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What for almost half of the film seems like an action movie which uses gun fire as an alarm clock eventually evolves into a decent, if not sometimes mindless, action film.
Trigger Warning(s): Decapitated Heads, Gun Wounds, Blood, Death, Drug Use, Torture, and Blown Off Limbs.
Characters & Story (with Commentary)
For the most part, Triple 9 is about family. Michael (Chiwetel Ejiofor) is doing heist jobs so that his son’s aunt Irina (Kate Winslet), a Jewish Russian mob boss, will allow him to see his father. Said heist involve a man named Franco Rodriguez (Clifton Collins Jr.), crooked cop #1, a former cop named Gabe (Aaron Paul), who is brought into doing these heist by his older brother Russell (Norman Reedus), and then there is crooked cop #2 Marcus (Anthony Mackie). Someone who has recently been paired with Chris Allen (Casey Affleck) who is not only a family man but his uncle is Detective Jeffrey Allen (Woody Harrelson).
So, in the end, everyone is just trying to do what is best for their family. Michael wants to see his son again, Irina needs Michael to do these jobs to see her husband, Russell brings his brother on board to help with these heist with a high payout, and Jeffrey just wants to see his nephew live to earn his pension. But, of course, not everyone can get what they want, even if they are a good person, and quite a few don’t get the happy ending they fight so hard for.
Michael K. Williams in Drag: Up until the moment we see Detective Allen meet Sweet Pea (Michael K. Williams), a local drag queen and sex worker, I was bored to the point of perhaps falling asleep. For outside of the occasional gun shot, I found myself hardly caring about what was happening on the screen for everything seemed to be a watered down version of what little I remember from Training Day. However, once I saw Mr. Williams dressed as a woman, an effeminate one who spoke the slang, I was wide awake awaiting for his next appearance. Sadly, though, Sweet Pea has but one scene.
If You Like Violence, This Is For You: While everything is mostly handguns, and the occasional explosive, the amount of gun wounds, Michael blowing people’s limbs up, and us seeing decapitated heads, should fill whatever twisted void you may have for true R-Rated violence.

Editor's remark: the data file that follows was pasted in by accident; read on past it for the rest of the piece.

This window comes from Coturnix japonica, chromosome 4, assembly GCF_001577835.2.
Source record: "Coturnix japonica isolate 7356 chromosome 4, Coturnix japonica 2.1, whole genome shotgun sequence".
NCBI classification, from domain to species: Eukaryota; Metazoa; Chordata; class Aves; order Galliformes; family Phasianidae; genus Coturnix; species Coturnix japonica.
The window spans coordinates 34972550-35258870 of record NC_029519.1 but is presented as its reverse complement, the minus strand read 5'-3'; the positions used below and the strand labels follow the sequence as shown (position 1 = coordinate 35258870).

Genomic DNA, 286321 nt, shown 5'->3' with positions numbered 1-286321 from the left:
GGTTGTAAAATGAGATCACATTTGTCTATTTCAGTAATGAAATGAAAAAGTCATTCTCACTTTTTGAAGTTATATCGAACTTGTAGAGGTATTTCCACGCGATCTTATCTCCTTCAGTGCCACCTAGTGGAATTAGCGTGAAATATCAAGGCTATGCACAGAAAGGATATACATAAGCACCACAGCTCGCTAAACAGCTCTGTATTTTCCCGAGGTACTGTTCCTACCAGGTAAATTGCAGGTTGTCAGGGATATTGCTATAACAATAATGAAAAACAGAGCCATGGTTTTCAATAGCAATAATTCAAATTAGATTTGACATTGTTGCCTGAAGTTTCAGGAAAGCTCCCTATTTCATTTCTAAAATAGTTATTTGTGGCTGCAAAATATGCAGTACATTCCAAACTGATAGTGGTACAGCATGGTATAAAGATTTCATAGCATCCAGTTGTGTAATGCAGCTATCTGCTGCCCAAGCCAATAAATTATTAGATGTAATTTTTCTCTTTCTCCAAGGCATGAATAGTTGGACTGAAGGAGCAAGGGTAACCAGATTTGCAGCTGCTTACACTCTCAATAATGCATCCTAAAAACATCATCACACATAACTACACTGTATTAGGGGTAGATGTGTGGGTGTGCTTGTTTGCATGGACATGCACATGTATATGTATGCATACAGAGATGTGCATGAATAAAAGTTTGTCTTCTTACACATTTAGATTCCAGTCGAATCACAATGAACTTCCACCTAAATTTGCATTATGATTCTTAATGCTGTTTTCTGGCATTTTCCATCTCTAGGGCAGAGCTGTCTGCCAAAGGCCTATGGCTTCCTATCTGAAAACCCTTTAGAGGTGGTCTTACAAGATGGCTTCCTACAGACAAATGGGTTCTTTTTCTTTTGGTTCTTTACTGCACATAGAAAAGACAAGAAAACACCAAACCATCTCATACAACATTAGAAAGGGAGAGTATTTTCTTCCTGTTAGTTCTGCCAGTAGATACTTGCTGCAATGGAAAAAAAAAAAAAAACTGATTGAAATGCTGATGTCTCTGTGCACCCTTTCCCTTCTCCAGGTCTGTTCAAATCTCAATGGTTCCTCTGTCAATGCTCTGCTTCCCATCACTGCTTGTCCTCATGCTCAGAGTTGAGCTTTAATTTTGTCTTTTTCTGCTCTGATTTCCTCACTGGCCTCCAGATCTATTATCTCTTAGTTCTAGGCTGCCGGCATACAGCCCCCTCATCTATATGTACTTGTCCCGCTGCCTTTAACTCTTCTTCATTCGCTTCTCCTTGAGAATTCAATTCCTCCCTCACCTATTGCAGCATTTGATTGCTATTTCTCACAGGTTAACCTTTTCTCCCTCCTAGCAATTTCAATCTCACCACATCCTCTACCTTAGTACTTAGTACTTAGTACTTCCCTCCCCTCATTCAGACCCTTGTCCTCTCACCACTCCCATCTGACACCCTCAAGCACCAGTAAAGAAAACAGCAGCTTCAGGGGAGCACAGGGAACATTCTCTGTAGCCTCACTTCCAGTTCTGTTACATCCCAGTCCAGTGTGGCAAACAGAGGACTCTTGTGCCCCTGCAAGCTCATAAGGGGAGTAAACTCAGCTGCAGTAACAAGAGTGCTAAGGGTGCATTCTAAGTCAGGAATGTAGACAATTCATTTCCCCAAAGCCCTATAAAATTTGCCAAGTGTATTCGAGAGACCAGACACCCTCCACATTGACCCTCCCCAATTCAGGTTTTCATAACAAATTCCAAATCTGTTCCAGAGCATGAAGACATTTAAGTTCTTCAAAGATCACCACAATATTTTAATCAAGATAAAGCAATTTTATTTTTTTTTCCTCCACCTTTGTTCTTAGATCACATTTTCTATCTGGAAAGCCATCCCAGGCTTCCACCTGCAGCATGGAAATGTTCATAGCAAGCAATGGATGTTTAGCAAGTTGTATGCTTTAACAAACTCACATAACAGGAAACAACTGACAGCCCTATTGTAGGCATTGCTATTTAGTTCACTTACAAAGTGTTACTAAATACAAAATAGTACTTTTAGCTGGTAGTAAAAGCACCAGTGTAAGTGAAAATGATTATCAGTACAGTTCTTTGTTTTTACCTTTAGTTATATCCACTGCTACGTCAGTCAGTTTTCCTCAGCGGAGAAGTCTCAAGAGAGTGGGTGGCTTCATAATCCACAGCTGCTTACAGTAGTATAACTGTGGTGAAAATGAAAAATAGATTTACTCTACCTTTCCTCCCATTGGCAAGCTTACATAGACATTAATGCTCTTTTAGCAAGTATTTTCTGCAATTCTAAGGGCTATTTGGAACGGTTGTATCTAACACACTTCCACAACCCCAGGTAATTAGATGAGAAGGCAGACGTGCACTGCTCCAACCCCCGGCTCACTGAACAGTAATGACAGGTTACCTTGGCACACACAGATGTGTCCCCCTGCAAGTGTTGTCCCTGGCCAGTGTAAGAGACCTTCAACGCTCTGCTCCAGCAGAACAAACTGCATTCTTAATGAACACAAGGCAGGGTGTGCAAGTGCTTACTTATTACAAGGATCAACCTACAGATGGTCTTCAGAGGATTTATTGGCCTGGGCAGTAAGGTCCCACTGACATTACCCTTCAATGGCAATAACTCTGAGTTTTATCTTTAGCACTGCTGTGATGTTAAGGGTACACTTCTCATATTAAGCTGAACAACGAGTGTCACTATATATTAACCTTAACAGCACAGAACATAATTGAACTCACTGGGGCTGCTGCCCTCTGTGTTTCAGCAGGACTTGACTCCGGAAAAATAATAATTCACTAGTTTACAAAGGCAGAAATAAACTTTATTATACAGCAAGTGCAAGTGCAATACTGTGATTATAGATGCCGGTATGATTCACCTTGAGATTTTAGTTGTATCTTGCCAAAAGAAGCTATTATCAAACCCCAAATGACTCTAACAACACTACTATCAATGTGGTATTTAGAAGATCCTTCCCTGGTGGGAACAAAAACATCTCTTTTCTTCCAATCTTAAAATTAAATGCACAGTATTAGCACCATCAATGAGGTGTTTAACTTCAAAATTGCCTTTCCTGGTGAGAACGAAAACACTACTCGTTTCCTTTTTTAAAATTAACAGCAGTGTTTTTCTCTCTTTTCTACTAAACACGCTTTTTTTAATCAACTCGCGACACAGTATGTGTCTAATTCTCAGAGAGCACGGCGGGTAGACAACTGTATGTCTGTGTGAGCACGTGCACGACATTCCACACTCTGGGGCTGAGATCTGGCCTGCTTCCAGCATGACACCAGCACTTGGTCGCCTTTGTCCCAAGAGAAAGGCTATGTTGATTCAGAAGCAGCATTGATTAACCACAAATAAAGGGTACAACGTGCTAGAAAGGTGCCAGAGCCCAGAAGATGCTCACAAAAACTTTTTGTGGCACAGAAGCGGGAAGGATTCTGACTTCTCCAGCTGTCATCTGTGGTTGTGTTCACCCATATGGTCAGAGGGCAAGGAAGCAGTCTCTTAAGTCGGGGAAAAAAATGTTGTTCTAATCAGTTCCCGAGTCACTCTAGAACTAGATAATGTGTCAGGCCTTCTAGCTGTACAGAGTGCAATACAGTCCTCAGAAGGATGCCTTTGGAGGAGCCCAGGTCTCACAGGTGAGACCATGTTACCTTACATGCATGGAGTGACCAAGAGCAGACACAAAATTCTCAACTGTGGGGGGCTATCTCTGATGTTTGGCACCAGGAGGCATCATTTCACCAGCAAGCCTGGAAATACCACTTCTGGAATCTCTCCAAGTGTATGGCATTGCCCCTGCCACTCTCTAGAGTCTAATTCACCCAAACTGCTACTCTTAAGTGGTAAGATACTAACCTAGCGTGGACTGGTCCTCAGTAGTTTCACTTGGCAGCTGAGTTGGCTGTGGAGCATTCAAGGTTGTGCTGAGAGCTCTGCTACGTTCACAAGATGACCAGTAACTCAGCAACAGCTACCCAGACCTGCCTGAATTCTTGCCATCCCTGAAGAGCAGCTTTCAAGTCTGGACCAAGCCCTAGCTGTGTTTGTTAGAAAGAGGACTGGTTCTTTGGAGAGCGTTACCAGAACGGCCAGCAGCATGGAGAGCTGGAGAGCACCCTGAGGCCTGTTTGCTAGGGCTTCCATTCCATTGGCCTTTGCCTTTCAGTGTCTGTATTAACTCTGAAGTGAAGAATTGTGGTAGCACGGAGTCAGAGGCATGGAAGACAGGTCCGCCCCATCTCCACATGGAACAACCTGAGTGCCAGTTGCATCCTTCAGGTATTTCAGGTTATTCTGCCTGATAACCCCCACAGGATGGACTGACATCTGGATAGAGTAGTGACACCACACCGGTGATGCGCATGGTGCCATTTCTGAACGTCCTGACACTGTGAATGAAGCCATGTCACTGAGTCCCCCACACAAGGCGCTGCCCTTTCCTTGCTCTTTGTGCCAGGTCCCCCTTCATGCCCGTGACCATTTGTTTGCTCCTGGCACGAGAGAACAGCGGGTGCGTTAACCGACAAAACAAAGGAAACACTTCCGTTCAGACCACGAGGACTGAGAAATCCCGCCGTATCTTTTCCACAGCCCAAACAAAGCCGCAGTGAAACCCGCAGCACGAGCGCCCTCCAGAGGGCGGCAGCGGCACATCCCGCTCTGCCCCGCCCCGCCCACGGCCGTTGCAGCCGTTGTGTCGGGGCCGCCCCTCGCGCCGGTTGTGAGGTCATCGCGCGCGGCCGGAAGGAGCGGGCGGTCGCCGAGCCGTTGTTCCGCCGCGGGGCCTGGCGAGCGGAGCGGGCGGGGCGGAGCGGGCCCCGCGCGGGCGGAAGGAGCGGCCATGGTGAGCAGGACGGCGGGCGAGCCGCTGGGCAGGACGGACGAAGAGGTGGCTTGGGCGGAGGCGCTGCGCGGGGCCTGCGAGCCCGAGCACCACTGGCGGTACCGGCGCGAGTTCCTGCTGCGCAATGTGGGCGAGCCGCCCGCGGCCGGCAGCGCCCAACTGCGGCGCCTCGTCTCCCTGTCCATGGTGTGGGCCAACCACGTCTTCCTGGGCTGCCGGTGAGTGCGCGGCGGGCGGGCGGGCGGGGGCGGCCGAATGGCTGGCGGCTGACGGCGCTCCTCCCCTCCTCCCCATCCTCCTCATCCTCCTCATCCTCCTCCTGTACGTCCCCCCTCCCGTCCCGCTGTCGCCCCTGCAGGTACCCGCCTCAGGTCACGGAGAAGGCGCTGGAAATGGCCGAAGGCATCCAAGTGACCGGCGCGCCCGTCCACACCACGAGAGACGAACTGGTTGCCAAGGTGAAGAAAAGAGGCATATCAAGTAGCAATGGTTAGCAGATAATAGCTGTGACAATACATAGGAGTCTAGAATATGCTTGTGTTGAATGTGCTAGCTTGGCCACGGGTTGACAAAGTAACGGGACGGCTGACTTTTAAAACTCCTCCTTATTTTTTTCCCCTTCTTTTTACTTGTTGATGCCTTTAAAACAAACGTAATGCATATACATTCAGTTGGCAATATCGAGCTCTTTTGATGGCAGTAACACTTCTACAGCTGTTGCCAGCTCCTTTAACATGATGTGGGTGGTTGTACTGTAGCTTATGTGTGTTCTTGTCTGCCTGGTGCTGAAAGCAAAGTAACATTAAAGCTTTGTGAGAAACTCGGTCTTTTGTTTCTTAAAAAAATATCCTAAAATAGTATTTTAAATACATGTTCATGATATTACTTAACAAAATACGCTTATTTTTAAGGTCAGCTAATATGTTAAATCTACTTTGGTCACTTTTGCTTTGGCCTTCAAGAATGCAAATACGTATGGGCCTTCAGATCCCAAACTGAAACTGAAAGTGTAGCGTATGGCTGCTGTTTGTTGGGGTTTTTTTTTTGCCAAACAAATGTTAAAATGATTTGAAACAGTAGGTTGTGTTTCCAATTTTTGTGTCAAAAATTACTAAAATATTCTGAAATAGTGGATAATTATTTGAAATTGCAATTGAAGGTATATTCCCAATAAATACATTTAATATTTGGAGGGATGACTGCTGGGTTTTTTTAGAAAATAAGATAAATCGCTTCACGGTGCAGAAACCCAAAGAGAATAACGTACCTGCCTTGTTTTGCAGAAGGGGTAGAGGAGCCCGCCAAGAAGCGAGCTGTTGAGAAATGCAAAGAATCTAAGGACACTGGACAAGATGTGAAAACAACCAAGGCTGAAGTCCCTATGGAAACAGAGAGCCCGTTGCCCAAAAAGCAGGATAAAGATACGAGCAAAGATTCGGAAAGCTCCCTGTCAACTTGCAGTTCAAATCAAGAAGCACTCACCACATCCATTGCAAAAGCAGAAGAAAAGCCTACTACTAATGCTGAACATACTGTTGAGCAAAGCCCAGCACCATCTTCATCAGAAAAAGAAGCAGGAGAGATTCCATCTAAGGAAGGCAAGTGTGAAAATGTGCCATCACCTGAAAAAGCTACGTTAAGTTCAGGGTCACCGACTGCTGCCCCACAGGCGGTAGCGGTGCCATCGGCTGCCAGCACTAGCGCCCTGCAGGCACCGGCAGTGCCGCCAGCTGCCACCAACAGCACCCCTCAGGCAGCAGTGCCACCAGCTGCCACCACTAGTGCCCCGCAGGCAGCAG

All Violence and Little Intrigue: Despite various names which have either been nominated for major awards, or even won various accolades, I do feel some dialed it in, and others perhaps just weren’t given a strong enough character to lead you to give a damn. Take Kate Winslet in this film. To me, she dialed it in. As a mob boss she, between what the character was given and her performance, was uninspiring. She was dressed up the way you’d think a Jewish Russian mob boss would be, and her lines fit, but the character was cardboard. I mean, did I hate the things she did, yes, but her reasoning behind it, after building up how many secrets her and her husband knew, just made me wonder why she needed the “monkey,” as she calls him, to help her?
As for everyone else, outside of Williams, I felt like there was nothing to make anyone stand out enough to care. Yes, Michael was struggling to see his son, but it isn’t like we got to see what a great dad he was, learn his dad was absent, or anything like that. The kid was just thrown in for a reason for his actions and that’s it. Then, with Affleck’s character, something about the pairing of him and Mackie just made Training Day pop into my head but without iconic lines or characters that stay with you. For the most part, everyone played their role how you expected and did just enough so that you couldn’t zone in on them as the reason the movie feels lackluster.
Connecting the Dots: Naturally, with any movie dealing with groups, partners, and what have you, there is a weak link which leads to someone connecting the dots and putting the pieces together. Now, Detective Allen does this and while it is expected, it comes a little too easy for him. Leading to another moment, similar to Irina, in which they build up the background of characters, in this case, Michael among his team having this military and cop careers, and yet in an instant that not mattering for the convenience of the movie progressing.
Final Thought(s): Skip It
Outside of Michael K. Williams, everything about this film is largely forgettable. The would-be big name actors play their roles as you have seen them in other crooked cop/ heist films; the plot dealing with Michael trying to see his son, Irina wanting to free her husband, and etc., are weak, shallow, and developed only enough so that you get some sense of why all the violence occurs; and, lastly, there isn’t much of a reward for staying until the end. Reason being, the ending isn’t satisfying, happy, or anything which can perhaps finally incite some sort of emotion. It is simply the end and you welcome the credits for it lets you know the disappointment is finally over.